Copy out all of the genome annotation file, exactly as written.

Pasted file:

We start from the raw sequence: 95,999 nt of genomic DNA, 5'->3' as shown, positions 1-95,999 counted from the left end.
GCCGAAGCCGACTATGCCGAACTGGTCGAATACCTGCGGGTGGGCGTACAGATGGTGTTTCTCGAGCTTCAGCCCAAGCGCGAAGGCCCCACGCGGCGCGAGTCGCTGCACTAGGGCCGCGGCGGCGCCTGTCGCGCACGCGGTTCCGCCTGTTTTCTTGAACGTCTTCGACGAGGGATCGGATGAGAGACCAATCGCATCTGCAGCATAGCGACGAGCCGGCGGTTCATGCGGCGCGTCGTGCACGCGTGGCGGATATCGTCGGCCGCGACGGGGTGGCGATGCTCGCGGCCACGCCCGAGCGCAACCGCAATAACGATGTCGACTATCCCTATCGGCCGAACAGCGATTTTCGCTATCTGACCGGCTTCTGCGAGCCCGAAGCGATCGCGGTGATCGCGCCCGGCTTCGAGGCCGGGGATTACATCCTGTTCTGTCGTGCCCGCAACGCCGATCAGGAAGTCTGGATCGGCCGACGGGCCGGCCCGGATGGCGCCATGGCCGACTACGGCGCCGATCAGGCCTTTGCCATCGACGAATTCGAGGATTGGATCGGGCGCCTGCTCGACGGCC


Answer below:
We start from the raw sequence: 95,999 nt of genomic DNA, 5'->3' as shown, positions 1-95,999 counted from the left end.
GCCGAAGCCGACTATGCCGAACTGGTCGAATACCTGCGGGTGGGCGTACAGATGGTGTTTCTCGAGCTTCAGCCCAAGCGCGAAGGCCCCACGCGGCGCGAGTCGCTGCACTAGGGCCGCGGCGGCGCCTGTCGCGCACGCGGTTCCGCCTGTTTTCTTGAACGTCTTCGACGAGGGATCGGATGAGAGACCAATCGCATCTGCAGCATAGCGACGAGCCGGCGGTTCATGCGGCGCGTCGTGCACGCGTGGCGGATATCGTCGGCCGCGACGGGGTGGCGATGCTCGCGGCCACGCCCGAGCGCAACCGCAATAACGATGTCGACTATCCCTATCGGCCGAACAGCGATTTTCGCTATCTGACCGGCTTCTGCGAGCCCGAAGCGATCGCGGTGATCGCGCCCGGCTTCGAGGCCGGGGATTACATCCTGTTCTGTCGTGCCCGCAACGCCGATCAGGAAGTCTGGATCGGCCGACGGGCCGGCCCGGATGGCGCCATGGCCGACTACGGCGCCGATCAGGCCTTTGCCATCGACGAATTCGAGGATTGGATCGGGCGCCTGCTCGACGGCC